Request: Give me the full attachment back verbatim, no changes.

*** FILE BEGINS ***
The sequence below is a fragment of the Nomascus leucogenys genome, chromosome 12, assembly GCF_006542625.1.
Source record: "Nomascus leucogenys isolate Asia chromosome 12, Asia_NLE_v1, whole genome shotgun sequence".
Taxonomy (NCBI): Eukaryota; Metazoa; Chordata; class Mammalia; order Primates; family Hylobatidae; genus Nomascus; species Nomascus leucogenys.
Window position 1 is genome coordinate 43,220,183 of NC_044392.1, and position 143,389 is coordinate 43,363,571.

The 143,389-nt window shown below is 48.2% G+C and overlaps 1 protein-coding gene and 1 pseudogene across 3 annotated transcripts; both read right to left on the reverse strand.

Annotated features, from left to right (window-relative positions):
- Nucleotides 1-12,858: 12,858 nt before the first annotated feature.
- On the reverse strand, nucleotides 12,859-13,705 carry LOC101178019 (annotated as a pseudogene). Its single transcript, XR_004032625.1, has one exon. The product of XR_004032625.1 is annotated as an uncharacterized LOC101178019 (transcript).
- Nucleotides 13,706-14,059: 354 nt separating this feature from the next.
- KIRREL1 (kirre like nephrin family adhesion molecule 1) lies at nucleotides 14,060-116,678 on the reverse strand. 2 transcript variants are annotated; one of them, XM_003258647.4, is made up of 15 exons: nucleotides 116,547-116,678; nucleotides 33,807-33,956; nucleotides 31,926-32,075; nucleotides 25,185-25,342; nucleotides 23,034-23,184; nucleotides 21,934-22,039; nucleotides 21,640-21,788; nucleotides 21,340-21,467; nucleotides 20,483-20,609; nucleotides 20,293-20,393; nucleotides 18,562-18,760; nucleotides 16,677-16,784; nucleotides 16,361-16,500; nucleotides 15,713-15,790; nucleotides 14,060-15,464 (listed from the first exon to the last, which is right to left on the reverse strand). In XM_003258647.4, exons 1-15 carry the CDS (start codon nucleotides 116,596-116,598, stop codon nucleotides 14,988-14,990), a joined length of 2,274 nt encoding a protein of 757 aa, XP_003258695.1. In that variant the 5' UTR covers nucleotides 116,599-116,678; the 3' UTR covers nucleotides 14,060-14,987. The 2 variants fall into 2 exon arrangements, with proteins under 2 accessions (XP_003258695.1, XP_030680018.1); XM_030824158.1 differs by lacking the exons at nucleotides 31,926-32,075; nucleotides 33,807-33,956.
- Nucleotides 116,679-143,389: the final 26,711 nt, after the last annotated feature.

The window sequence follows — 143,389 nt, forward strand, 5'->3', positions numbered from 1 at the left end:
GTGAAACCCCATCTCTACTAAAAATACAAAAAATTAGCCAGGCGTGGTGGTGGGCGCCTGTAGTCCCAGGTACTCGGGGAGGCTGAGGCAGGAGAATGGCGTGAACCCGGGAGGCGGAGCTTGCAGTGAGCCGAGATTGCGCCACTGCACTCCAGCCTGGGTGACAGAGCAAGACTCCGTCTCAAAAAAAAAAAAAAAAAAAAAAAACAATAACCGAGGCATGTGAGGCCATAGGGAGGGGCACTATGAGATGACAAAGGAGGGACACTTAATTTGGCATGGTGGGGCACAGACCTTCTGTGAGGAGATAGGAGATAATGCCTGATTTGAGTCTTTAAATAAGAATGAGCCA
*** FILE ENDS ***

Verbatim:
The sequence below is a fragment of the Nomascus leucogenys genome, chromosome 12, assembly GCF_006542625.1.
Source record: "Nomascus leucogenys isolate Asia chromosome 12, Asia_NLE_v1, whole genome shotgun sequence".
Taxonomy (NCBI): Eukaryota; Metazoa; Chordata; class Mammalia; order Primates; family Hylobatidae; genus Nomascus; species Nomascus leucogenys.
Window position 1 is genome coordinate 43,220,183 of NC_044392.1, and position 143,389 is coordinate 43,363,571.

The 143,389-nt window shown below is 48.2% G+C and overlaps 1 protein-coding gene and 1 pseudogene across 3 annotated transcripts; both read right to left on the reverse strand.

Annotated features, from left to right (window-relative positions):
- Nucleotides 1-12,858: 12,858 nt before the first annotated feature.
- On the reverse strand, nucleotides 12,859-13,705 carry LOC101178019 (annotated as a pseudogene). Its single transcript, XR_004032625.1, has one exon. The product of XR_004032625.1 is annotated as an uncharacterized LOC101178019 (transcript).
- Nucleotides 13,706-14,059: 354 nt separating this feature from the next.
- KIRREL1 (kirre like nephrin family adhesion molecule 1) lies at nucleotides 14,060-116,678 on the reverse strand. 2 transcript variants are annotated; one of them, XM_003258647.4, is made up of 15 exons: nucleotides 116,547-116,678; nucleotides 33,807-33,956; nucleotides 31,926-32,075; nucleotides 25,185-25,342; nucleotides 23,034-23,184; nucleotides 21,934-22,039; nucleotides 21,640-21,788; nucleotides 21,340-21,467; nucleotides 20,483-20,609; nucleotides 20,293-20,393; nucleotides 18,562-18,760; nucleotides 16,677-16,784; nucleotides 16,361-16,500; nucleotides 15,713-15,790; nucleotides 14,060-15,464 (listed from the first exon to the last, which is right to left on the reverse strand). In XM_003258647.4, exons 1-15 carry the CDS (start codon nucleotides 116,596-116,598, stop codon nucleotides 14,988-14,990), a joined length of 2,274 nt encoding a protein of 757 aa, XP_003258695.1. In that variant the 5' UTR covers nucleotides 116,599-116,678; the 3' UTR covers nucleotides 14,060-14,987. The 2 variants fall into 2 exon arrangements, with proteins under 2 accessions (XP_003258695.1, XP_030680018.1); XM_030824158.1 differs by lacking the exons at nucleotides 31,926-32,075; nucleotides 33,807-33,956.
- Nucleotides 116,679-143,389: the final 26,711 nt, after the last annotated feature.

The window sequence follows — 143,389 nt, forward strand, 5'->3', positions numbered from 1 at the left end:
GTGAAACCCCATCTCTACTAAAAATACAAAAAATTAGCCAGGCGTGGTGGTGGGCGCCTGTAGTCCCAGGTACTCGGGGAGGCTGAGGCAGGAGAATGGCGTGAACCCGGGAGGCGGAGCTTGCAGTGAGCCGAGATTGCGCCACTGCACTCCAGCCTGGGTGACAGAGCAAGACTCCGTCTCAAAAAAAAAAAAAAAAAAAAAAAACAATAACCGAGGCATGTGAGGCCATAGGGAGGGGCACTATGAGATGACAAAGGAGGGACACTTAATTTGGCATGGTGGGGCACAGACCTTCTGTGAGGAGATAGGAGATAATGCCTGATTTGAGTCTTTAAATAAGAATGAGCCA